An invitation to help balance our column lineup |

An invitation to help balance our column lineup

Randy Essex

Randy Essex
Staff Photo |

Today, I want to praise our columnists, most of whom are contributors from the community — and I want to invite more of you to join the opinion page lineup.

First, our columnists contribute much more than just to the opinion page. Alison Osius, who writes about her life experiences in the monthly Femaelstrom, is a graceful, polished writer. We are lucky to have her contributing.

I also enjoy the writing of Marilyn Gleason, if not her topics — she just wrote about roadkill in her Eating Local column.

Laurie Raymond, who writes about our relationships with pets in her monthly Sextiped Valley column, also is another fine local writer. Coloradans love their animals, and between Laurie and Ronald Carsten, a Glenwood Springs veterinarian who is vice president of the State Board of Veterinary Medicine, I feel like we provide good information and discussion points.

Our Tuesday Body & More lineup is robust, including a weekly health tip from Dr. Greg Feinsinger, who retired last year from Glenwood Medical Associates and is gaining a broad audience, including online readers around the country. We also have fitness trainers, simplification evangelist Evan Zislis and writers about healthy aging for Body & More.

Our Monday business content is blessed with rotating columns from Danielle Howard, whose approach to personal finance is as much about attitude as investments; and banking veteran Pat Dalrymple.

We have other regular community columnists writing about fly fishing, history, immigrants, local eating and more.

By singling out some of our contributors, I don’t want those not named to feel slighted. We love you all. You enrich the offerings of a small newspaper.

But it’s time to shift to an opinion page discussion.

It’s a fact that we lean left. Hey, it’s an opinion page. But I do want to offer a balanced discussion.

The publisher, Mike Bennett, who is dropping from a weekly column to monthly, doesn’t always write about political topics, but tends to be liberal, as do I.

Our editorial positions, which are separate from our columns, are decided by Mike and me, and are a bit more centrist — in the most recent county commission and Glenwood Springs City Council races, we endorsed only Republicans, for example.

Among our other regular opinion page columnists, Mary Boland, Hal Sundin and Randy Fricke fall well on the left side of the political spectrum. Former Arts and Entertainment Editor Jessica Cabe, who will be filling the spot formerly taken by Carbondale Trustee Allyn Harvey, also is liberal. Lindsey DeFrates, a Carbondale teacher who hasn’t been especially political in the early months of her column, seems to fall on the progressive side of the ledger as well.

On the conservative side of the opinion page lineup are James Kellogg and Glenn K. Beaton, both of whom make reliably sound arguments.

I’m being transparent here, and if you are keeping score, that makes it 7-2 for the left. That’s clearly not ideal and hasn’t been by design. People propose columns, and if they write well, I’m eager to have local voices on the opinion page.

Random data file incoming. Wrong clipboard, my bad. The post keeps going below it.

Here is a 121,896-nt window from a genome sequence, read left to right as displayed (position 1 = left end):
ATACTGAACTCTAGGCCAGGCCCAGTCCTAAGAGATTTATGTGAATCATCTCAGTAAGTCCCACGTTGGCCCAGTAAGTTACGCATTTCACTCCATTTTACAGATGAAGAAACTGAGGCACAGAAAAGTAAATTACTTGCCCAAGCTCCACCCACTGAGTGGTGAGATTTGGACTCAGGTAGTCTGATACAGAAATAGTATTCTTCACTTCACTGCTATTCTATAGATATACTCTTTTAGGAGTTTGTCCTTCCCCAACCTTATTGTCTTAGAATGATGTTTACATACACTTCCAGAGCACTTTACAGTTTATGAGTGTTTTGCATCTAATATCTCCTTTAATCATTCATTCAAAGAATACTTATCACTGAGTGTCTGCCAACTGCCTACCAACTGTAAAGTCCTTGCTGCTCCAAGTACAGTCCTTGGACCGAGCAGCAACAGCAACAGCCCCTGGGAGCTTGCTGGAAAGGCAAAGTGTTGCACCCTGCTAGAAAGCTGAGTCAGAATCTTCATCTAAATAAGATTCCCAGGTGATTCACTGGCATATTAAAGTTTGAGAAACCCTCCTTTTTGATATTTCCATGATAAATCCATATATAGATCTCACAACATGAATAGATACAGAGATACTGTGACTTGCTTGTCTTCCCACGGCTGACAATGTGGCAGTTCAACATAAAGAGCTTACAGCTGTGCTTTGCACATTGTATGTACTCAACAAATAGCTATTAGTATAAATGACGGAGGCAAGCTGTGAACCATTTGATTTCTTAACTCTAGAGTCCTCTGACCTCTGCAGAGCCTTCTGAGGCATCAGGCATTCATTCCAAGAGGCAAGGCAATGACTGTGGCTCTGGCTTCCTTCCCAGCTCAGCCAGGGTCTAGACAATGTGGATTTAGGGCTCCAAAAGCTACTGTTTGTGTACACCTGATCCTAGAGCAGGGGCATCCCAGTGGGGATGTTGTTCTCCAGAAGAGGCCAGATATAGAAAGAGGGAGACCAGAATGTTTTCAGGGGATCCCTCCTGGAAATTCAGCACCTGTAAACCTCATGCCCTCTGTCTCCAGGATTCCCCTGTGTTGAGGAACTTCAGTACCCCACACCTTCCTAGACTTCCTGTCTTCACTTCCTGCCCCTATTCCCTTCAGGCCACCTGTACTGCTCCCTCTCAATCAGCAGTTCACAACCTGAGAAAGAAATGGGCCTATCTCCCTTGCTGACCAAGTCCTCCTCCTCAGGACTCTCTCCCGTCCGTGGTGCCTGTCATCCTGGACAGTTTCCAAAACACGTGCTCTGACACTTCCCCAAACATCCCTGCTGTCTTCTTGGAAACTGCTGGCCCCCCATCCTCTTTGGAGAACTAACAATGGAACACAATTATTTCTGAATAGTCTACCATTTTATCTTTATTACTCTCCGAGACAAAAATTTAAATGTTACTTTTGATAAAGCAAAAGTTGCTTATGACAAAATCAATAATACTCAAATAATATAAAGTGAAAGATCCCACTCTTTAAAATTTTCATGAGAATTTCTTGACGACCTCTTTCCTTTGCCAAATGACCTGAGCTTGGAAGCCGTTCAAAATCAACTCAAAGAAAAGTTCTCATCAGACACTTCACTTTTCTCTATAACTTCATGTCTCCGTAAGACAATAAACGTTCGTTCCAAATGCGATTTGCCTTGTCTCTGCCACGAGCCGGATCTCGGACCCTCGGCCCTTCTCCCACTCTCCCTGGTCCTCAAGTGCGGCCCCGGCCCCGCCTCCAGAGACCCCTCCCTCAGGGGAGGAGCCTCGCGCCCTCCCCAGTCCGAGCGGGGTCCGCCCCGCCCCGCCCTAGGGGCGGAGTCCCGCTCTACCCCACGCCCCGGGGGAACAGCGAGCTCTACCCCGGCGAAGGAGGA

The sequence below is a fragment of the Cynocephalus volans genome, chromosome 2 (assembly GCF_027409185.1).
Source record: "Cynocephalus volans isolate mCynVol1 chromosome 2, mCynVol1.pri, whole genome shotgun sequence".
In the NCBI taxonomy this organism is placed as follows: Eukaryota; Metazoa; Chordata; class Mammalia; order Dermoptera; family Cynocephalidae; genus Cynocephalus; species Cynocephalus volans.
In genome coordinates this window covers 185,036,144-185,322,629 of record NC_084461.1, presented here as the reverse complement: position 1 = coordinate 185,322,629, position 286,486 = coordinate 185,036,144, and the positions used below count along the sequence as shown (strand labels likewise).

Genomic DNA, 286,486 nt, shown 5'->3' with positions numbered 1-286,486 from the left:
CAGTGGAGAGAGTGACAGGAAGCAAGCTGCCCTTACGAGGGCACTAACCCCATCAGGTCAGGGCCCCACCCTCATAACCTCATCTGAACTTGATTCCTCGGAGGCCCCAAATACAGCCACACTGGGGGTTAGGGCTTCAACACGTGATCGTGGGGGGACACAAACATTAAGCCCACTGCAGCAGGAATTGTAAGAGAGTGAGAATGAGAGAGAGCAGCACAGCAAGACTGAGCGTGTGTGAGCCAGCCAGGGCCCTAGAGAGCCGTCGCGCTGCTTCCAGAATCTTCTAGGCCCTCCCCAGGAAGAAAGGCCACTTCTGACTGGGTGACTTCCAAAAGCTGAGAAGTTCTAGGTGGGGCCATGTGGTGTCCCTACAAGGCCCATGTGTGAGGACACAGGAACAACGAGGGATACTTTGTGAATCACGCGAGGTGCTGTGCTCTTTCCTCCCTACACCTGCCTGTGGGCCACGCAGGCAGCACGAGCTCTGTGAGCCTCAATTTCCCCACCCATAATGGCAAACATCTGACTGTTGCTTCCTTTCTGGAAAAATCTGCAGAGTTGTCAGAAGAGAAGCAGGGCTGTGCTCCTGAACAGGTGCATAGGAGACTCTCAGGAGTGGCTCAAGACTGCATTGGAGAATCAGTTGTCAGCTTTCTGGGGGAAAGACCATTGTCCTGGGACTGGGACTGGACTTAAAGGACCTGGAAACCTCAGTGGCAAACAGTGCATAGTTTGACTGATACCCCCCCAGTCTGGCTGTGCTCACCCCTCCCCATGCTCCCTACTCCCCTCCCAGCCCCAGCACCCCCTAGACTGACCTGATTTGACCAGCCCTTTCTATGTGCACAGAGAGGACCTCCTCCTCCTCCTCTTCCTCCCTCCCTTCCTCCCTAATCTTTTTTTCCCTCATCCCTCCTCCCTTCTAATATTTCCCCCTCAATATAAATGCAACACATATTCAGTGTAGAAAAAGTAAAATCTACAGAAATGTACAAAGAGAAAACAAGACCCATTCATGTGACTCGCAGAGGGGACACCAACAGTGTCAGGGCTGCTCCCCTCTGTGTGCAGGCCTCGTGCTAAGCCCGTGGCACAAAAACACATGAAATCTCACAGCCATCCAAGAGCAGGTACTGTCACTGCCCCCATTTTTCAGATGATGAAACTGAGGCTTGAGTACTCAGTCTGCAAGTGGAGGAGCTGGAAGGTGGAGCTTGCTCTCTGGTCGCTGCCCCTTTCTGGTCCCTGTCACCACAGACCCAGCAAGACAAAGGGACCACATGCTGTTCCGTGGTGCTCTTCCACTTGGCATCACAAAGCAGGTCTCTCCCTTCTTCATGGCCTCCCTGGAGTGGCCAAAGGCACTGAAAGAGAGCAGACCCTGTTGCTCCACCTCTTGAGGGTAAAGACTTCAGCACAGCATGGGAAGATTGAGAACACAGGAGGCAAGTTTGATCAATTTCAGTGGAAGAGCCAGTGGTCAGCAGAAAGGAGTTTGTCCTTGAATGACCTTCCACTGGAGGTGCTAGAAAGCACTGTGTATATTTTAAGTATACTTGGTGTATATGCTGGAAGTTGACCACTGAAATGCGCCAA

I’ve run several guest opinions lately from the conservative Independence Institute and other right-leaning authors. I prefer local voices or people who are writing about Colorado and Western issues versus national syndicated columns, but when we do run syndicated columns, the conservative Charles Krauthammer and right-leaning moderate Kathleen Parker are at the front of the line.

That’s not good enough.

To help balance us out locally, I’m inviting area residents who lean or sit squarely on the right side of the political spectrum to submit writing samples to become regular opinion page columnists.

This is risky because I might turn some of you down, which might make those people angry and convince them that I don’t really want more conservative columnists. But I do.

I’ll apply my experience as an editor to assess writing skills, clarity, the ability to make a reasoned argument and a willingness to avoid demonstrably false assertions.

It’s OK to state opinions with passion. It’s OK to tear into Democrats or to explain why you think Donald Trump should be president.

I’ll tell you up front that we won’t run columns asserting that Barack Obama is not a citizen or that he is a Muslim or that Hillary Clinton ordered troops not to swoop into Benghazi and stop the attack on the American mission there. We won’t go there because those things aren’t true by any reliable source.

But if you want to make a case that Clinton’s private email server was an example of arrogance that risked a grave breech of security, or that Obama has worsened our country’s division because he lacked interest or political skills needed to work with Congress, you would be well within bounds. Kellogg, whom I think is underappreciated by our readership as a pretty good columnist, has made a case that his executive orders are lawless and vain. All fine.

An opinion page is supposed to be the forum for a vigorous discussion. I very much enjoy editing our columns and letters from all sides of the spectrum.

So if you would like to write a monthly column for us, contact me at I’ll look at your material. If it’s clear and well-reasoned, I’ll ask to meet with you and we’ll go from there.

In this instance, though, no liberals need apply.

Randy Essex is editor of the Post Independent.

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